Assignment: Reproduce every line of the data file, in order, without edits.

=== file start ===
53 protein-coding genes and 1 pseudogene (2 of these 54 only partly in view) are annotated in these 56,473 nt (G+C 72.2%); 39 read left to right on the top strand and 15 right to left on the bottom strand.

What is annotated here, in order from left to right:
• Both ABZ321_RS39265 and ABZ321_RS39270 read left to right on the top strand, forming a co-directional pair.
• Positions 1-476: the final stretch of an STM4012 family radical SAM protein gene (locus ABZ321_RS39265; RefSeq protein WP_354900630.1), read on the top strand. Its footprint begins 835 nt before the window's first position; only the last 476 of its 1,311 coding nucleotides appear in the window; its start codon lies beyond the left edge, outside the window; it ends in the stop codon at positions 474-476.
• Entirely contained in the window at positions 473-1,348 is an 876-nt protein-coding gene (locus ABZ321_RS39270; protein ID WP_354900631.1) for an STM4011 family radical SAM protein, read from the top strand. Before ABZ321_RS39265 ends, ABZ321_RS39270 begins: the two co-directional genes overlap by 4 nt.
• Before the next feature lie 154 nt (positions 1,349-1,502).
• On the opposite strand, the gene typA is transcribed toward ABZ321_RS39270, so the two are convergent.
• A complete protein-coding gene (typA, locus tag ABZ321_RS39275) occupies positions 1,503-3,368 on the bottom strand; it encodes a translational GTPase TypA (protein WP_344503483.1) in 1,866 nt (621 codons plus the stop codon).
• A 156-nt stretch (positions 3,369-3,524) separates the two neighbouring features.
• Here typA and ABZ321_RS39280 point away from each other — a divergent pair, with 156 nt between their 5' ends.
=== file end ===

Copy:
53 protein-coding genes and 1 pseudogene (2 of these 54 only partly in view) are annotated in these 56,473 nt (G+C 72.2%); 39 read left to right on the top strand and 15 right to left on the bottom strand.

What is annotated here, in order from left to right:
• Both ABZ321_RS39265 and ABZ321_RS39270 read left to right on the top strand, forming a co-directional pair.
• Positions 1-476: the final stretch of an STM4012 family radical SAM protein gene (locus ABZ321_RS39265; RefSeq protein WP_354900630.1), read on the top strand. Its footprint begins 835 nt before the window's first position; only the last 476 of its 1,311 coding nucleotides appear in the window; its start codon lies beyond the left edge, outside the window; it ends in the stop codon at positions 474-476.
• Entirely contained in the window at positions 473-1,348 is an 876-nt protein-coding gene (locus ABZ321_RS39270; protein ID WP_354900631.1) for an STM4011 family radical SAM protein, read from the top strand. Before ABZ321_RS39265 ends, ABZ321_RS39270 begins: the two co-directional genes overlap by 4 nt.
• Before the next feature lie 154 nt (positions 1,349-1,502).
• On the opposite strand, the gene typA is transcribed toward ABZ321_RS39270, so the two are convergent.
• A complete protein-coding gene (typA, locus tag ABZ321_RS39275) occupies positions 1,503-3,368 on the bottom strand; it encodes a translational GTPase TypA (protein WP_344503483.1) in 1,866 nt (621 codons plus the stop codon).
• A 156-nt stretch (positions 3,369-3,524) separates the two neighbouring features.
• Here typA and ABZ321_RS39280 point away from each other — a divergent pair, with 156 nt between their 5' ends.